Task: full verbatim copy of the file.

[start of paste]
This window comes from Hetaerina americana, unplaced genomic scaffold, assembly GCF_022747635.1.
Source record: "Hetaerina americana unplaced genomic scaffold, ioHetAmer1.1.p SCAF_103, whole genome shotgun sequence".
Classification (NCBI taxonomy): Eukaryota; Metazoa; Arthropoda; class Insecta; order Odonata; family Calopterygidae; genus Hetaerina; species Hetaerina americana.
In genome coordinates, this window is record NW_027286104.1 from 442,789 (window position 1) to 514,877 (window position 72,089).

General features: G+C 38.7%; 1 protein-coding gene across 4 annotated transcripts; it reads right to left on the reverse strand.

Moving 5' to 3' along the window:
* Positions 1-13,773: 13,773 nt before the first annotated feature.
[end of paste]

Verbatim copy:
This window comes from Hetaerina americana, unplaced genomic scaffold, assembly GCF_022747635.1.
Source record: "Hetaerina americana unplaced genomic scaffold, ioHetAmer1.1.p SCAF_103, whole genome shotgun sequence".
Classification (NCBI taxonomy): Eukaryota; Metazoa; Arthropoda; class Insecta; order Odonata; family Calopterygidae; genus Hetaerina; species Hetaerina americana.
In genome coordinates, this window is record NW_027286104.1 from 442,789 (window position 1) to 514,877 (window position 72,089).

General features: G+C 38.7%; 1 protein-coding gene across 4 annotated transcripts; it reads right to left on the reverse strand.

Moving 5' to 3' along the window:
* Positions 1-13,773: 13,773 nt before the first annotated feature.